(105)
Here, the variables are defined as described above. The magnetic coil 309 can be tuned to the frequency of the inductive surface wave, possibly as a distributed resonator, or with a capacitor on both sides of its output terminal 330, and then externally through the conjugate impedance matching network 333. The impedance matches the electrical load 336.

  Assuming that the resulting circuit provided by magnetic coil 309 and electrical load 336 is properly tuned and the conjugate impedance is matched via impedance matching network 333, the current induced in magnetic coil 309. However, it can be employed to optimally power the electrical load 336. The receiving circuit provided by the magnetic coil 309 has the advantage that it does not have to be physically grounded.

  Referring to FIGS. 18A, 18B, 18C, and 19, each receiving circuit provided by linear probe 303, mode matching structure 306, and magnetic coil 309 is each of the above-described inductive surface waveguide probe 200 embodiment. Facilitates reception of power transmitted from any one of them. Thus, it can be seen that the received energy can be used to power the electrical load 315/327/336 through the conjugate matching network. This is in contradiction with signals transmitted in the form of radiated electromagnetic fields that may be received at the receiver. Such a signal has a much lower active power and the receiver of such a signal does not load the transmitter.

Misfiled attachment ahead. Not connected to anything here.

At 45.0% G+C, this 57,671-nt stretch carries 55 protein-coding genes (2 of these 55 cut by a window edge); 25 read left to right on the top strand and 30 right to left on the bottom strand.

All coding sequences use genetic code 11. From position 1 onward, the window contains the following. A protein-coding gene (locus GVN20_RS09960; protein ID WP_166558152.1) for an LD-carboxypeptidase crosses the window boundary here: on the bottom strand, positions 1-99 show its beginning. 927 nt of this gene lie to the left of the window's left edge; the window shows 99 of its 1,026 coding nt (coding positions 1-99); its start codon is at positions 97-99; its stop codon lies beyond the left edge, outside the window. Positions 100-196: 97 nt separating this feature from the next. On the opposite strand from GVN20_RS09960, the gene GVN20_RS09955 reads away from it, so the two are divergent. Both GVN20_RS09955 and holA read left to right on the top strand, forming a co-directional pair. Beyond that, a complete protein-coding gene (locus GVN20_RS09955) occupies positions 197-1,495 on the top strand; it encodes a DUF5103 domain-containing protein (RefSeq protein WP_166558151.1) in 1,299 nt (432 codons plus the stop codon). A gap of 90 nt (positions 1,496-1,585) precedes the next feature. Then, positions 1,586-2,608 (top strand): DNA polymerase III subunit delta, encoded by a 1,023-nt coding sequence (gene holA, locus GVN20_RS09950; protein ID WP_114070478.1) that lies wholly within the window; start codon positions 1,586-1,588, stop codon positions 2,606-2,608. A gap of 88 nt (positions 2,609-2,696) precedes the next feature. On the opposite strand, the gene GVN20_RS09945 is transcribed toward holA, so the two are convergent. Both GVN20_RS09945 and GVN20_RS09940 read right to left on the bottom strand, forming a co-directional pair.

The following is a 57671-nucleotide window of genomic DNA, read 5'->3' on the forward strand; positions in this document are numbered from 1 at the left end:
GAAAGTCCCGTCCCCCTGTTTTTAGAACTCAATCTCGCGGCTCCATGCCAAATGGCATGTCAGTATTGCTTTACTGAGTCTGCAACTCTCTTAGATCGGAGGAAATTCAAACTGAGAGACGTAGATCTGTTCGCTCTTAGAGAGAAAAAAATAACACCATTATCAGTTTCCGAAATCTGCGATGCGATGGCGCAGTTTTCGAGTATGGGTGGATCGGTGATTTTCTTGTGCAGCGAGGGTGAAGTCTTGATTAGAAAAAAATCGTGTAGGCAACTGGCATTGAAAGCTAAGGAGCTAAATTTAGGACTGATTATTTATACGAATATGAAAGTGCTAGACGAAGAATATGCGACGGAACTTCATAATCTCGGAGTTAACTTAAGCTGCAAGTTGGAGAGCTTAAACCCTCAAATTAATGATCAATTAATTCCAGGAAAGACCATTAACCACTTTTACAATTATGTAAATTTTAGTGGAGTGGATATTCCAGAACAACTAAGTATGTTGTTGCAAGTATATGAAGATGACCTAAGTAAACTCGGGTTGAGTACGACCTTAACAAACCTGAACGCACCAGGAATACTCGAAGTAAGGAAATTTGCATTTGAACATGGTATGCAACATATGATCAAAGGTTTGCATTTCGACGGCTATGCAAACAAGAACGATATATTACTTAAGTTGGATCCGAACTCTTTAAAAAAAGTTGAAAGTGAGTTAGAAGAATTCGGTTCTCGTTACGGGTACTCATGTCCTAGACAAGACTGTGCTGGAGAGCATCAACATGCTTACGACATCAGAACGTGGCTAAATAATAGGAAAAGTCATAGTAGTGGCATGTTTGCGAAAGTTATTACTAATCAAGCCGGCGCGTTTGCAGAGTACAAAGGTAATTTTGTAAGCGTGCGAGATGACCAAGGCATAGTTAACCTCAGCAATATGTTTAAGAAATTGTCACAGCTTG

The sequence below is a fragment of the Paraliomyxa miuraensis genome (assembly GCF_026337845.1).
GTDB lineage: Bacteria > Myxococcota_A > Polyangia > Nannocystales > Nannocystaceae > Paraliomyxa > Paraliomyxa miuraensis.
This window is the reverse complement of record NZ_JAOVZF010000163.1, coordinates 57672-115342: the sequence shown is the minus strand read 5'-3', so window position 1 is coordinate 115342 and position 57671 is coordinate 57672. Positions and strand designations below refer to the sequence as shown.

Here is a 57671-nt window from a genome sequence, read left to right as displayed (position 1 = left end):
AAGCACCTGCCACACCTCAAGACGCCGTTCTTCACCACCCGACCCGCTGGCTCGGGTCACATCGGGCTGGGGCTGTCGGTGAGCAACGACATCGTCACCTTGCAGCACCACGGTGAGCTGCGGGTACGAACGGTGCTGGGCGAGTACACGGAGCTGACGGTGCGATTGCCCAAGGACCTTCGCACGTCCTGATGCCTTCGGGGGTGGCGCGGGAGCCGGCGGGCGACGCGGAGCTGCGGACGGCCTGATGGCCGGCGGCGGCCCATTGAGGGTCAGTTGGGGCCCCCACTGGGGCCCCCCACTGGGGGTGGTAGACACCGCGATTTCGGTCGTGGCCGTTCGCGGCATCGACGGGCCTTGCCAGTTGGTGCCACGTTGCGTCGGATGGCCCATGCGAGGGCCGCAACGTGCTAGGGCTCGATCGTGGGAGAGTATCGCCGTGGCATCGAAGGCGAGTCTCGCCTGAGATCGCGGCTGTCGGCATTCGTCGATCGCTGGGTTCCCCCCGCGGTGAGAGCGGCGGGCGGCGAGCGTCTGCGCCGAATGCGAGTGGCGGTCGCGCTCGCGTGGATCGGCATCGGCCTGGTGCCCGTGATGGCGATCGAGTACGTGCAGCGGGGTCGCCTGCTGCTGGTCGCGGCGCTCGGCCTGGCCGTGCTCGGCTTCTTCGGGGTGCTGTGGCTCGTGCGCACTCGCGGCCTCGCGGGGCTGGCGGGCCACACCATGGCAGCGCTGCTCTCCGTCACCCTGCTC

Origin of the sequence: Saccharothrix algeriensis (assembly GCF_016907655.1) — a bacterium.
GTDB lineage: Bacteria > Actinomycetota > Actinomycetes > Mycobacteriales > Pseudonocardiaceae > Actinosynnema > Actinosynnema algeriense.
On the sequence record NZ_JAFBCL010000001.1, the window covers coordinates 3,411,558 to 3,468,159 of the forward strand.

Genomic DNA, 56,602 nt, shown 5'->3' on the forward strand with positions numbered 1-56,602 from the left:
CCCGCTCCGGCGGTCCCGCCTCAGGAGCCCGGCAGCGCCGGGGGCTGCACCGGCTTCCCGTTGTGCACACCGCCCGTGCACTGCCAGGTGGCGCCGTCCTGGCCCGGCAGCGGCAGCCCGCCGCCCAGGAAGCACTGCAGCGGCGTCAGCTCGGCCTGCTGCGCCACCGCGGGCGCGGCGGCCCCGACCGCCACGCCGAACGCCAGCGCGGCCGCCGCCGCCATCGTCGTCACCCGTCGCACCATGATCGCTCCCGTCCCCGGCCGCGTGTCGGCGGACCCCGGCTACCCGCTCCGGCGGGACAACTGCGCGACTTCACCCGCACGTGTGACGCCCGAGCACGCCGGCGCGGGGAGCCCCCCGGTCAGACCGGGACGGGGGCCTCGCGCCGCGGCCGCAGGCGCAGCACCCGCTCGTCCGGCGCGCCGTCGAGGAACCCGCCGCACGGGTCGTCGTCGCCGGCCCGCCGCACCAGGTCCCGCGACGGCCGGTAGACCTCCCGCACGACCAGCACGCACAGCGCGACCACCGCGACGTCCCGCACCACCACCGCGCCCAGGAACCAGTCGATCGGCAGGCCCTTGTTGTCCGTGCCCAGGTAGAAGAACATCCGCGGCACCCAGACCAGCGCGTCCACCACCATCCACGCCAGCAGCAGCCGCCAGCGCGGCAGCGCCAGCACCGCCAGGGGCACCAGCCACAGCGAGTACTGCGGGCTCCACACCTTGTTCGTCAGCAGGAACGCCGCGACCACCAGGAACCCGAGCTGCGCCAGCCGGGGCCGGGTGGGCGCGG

Each receiving circuit provided by linear probe 303, mode matching structure 306, and magnetic coil 309 loads excitation source 212 (eg, FIGS. 3, 12, and 16) applied to inductive surface waveguide probe 200; Thereby, the generation of the induced surface wave received by such a receiving circuit is also a characteristic of the induced surface wave generated using the above-described induced surface waveguide probe 200. This reflects the fact that the induced surface wave generated by the given guided surface waveguide probe 200 described above includes a transmission line mode. As a comparison, the power source that drives the radiating antenna that generates the radiated electromagnetic waves is not loaded by the receiver, regardless of the number of receivers employed.